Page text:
America's Cup, New Zealand Secrets: Creativity, Engineers and Champions

America’s Cup, New Zealand Secrets: Creativity, Engineers and Champions

Burling as Coutts: When gold medalists collaborate with designers to make the boat move faster…

When he interviewed Peter Berling after the sixth race he won, he said, “We still want to learn,” to a public laugh. The low position is very suitable for this team that, after the initial skirmish, clearly took command of operations in the America’s Cup until they conquered the 36th edition.

The plain truth is that Te Rehutai, the Maori name that comes from sea foam, is the fastest boat. We will know the “real” numbers in a few months or possibly years, according to the custom of secrecy that has always been around the Grail. Some say he’s worth two decades more in certain circumstances than Luna Rossa. The final figure becomes more statistical than anything else, what matters is that the kiwi “genius” has once again brought a pioneer boat out of the lamp, as a tradition. It is no coincidence that the Ac75 came out of the New Zealand Design Bureau as a conceptual idea (opposed at first, praised today). But we still know very little about this monocoque in terms of development ideas.


In the Christmas Regatta, it soon becomes clear that Te Rihotai will be the boat to beat. But the defender has a problem, he can’t race anyone. Not even proof. This is a serious drawback on a new boat. They only had to prepare for training because, due to Covid, all spring and summer prep events in Cagliari and Portmouth, ideal for professional training and knowledge growth for the vehicle, have been cancelled.

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T-shaped chips and smaller

Among the boats are some characteristics, visible even to the naked eye, that are the cause of the difference in speed: smaller shims and different shapes (T and not inverted Y), hull shapes, and side “pop” containing the crew, the scheme of the deck that, descending Suddenly, it allows you to have a few square meters of fabric in the mainsail (mainsail). There are no standardized answers about how much individual “inventions” are (others are hidden because the boat is still in development for the next release), but the Kiwi certainly also learned better and better how to carry a vehicle by exploiting some of the features. As happened in the seventh regatta, when they performed a maneuver at the mark (called JK for American tactician John Kostecki): they held the two chips in the water at the same time for only 5 seconds, while Luna Rossa, 12. Very small details about the fact that they improve the performance of the boat, so at each regatta they can increase the performance.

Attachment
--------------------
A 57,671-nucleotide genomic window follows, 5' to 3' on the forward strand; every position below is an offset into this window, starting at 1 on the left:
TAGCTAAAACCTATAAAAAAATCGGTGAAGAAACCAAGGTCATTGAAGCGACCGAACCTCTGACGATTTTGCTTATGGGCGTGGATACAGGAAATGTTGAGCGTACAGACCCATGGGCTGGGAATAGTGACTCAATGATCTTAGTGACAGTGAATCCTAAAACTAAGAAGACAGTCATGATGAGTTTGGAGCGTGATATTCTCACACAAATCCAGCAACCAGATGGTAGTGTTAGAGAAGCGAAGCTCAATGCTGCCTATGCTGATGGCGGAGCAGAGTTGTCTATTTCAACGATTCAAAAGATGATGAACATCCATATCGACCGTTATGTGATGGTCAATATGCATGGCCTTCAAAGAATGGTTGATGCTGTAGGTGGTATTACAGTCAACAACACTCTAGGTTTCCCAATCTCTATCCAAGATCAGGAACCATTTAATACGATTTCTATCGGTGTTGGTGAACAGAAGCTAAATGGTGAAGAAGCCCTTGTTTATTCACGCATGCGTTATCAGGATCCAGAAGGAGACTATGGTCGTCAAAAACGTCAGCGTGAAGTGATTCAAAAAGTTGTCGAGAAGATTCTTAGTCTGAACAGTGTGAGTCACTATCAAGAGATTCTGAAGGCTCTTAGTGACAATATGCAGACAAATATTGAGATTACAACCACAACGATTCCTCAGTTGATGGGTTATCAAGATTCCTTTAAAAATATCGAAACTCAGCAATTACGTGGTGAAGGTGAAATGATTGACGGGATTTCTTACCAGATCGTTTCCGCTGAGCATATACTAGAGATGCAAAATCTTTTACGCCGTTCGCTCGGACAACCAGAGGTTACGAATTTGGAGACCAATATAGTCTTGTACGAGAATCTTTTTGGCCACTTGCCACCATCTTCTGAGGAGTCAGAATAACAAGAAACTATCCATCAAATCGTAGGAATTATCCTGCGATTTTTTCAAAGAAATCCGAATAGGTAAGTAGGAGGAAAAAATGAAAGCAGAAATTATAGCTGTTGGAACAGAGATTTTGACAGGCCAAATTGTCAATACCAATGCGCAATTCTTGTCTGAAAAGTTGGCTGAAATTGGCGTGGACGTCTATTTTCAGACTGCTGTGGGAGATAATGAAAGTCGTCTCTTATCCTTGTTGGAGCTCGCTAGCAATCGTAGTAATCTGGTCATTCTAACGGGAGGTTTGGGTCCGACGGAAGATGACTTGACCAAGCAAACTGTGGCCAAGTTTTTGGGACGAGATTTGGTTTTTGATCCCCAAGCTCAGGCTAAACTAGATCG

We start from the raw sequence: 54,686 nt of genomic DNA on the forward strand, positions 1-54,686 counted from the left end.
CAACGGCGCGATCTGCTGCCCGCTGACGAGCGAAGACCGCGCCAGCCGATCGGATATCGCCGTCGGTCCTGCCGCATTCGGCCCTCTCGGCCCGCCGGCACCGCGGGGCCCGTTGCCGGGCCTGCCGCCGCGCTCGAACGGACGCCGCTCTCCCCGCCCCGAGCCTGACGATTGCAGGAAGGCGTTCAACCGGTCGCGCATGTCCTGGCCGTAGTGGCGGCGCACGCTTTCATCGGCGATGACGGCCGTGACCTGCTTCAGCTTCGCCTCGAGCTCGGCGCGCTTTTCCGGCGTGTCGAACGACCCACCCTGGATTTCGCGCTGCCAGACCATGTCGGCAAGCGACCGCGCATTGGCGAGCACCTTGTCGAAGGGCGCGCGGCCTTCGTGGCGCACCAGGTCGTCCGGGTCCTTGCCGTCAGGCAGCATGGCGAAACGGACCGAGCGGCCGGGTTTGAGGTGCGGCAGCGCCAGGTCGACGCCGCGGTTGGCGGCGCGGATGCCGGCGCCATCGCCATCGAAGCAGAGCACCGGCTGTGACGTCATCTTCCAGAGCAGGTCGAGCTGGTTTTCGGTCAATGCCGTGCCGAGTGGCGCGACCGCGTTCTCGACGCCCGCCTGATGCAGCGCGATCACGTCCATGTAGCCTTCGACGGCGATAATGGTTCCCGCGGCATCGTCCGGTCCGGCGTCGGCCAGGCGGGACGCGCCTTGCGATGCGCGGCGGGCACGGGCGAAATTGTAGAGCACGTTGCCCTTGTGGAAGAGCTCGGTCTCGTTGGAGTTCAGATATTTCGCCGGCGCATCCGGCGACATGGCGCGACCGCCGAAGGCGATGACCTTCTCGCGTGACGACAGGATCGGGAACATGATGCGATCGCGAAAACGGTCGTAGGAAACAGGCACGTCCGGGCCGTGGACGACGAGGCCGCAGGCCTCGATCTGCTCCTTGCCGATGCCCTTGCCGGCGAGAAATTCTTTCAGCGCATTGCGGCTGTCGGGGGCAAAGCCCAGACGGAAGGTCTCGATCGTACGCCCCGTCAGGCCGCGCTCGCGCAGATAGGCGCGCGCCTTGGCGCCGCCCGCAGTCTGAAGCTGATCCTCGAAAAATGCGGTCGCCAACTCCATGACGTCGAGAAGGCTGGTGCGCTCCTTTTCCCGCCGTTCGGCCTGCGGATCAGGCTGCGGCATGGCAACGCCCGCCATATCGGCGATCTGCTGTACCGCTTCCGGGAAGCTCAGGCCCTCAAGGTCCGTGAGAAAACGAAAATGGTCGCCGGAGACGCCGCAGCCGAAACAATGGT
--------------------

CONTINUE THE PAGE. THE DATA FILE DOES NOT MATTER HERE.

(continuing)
It’s no coincidence that as long as Luna Rossa manages to keep Kiwis behind (it’s happened to her often in this cup), she has those, and then when they manage to pass, they earn big (regardless of the fact that they have) enjoy important leaps to wind).


New Zealand today has a new generation of sailors compared to those who won the first two Cups. A younger group with a new leader, Peter Borling. Like Russell Coates, he also has engineering studies behind him: Kiwi sailors have always been willing to offer suggestions capable of improving the performance of boats the most. A close link between those who design and those who take the AC75 to sea. This process was further carried out by the development and use of a simulator that allows to test not only the sailing skills of men, but also some technological innovations on a computer. As Matteo de Nora, Kiwi Team Leader, said, “Technological innovation is an integral part of the culture of these parts.” Guys change, but not the DNA of the world’s strongest national sailing team.

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